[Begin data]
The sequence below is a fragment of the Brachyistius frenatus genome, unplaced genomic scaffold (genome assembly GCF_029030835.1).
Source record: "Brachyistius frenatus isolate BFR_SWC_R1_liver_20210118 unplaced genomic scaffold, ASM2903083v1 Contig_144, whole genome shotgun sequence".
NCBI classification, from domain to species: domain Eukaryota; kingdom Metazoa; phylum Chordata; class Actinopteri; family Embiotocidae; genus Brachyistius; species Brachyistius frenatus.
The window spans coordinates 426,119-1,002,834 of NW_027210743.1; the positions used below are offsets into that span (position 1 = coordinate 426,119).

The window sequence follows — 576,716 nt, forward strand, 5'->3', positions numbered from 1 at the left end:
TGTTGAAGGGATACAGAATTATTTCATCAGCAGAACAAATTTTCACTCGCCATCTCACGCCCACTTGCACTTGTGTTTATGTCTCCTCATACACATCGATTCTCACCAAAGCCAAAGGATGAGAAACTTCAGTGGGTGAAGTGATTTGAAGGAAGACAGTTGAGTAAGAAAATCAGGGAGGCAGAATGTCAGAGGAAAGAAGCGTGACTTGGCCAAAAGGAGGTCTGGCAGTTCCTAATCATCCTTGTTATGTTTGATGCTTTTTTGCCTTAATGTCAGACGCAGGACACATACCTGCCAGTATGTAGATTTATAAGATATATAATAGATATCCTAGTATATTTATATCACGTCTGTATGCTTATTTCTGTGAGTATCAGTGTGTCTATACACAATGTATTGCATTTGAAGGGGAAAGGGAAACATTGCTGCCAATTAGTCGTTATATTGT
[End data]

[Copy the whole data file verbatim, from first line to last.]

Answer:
The sequence below is a fragment of the Brachyistius frenatus genome, unplaced genomic scaffold (genome assembly GCF_029030835.1).
Source record: "Brachyistius frenatus isolate BFR_SWC_R1_liver_20210118 unplaced genomic scaffold, ASM2903083v1 Contig_144, whole genome shotgun sequence".
NCBI classification, from domain to species: domain Eukaryota; kingdom Metazoa; phylum Chordata; class Actinopteri; family Embiotocidae; genus Brachyistius; species Brachyistius frenatus.
The window spans coordinates 426,119-1,002,834 of NW_027210743.1; the positions used below are offsets into that span (position 1 = coordinate 426,119).

The window sequence follows — 576,716 nt, forward strand, 5'->3', positions numbered from 1 at the left end:
TGTTGAAGGGATACAGAATTATTTCATCAGCAGAACAAATTTTCACTCGCCATCTCACGCCCACTTGCACTTGTGTTTATGTCTCCTCATACACATCGATTCTCACCAAAGCCAAAGGATGAGAAACTTCAGTGGGTGAAGTGATTTGAAGGAAGACAGTTGAGTAAGAAAATCAGGGAGGCAGAATGTCAGAGGAAAGAAGCGTGACTTGGCCAAAAGGAGGTCTGGCAGTTCCTAATCATCCTTGTTATGTTTGATGCTTTTTTGCCTTAATGTCAGACGCAGGACACATACCTGCCAGTATGTAGATTTATAAGATATATAATAGATATCCTAGTATATTTATATCACGTCTGTATGCTTATTTCTGTGAGTATCAGTGTGTCTATACACAATGTATTGCATTTGAAGGGGAAAGGGAAACATTGCTGCCAATTAGTCGTTATATTGT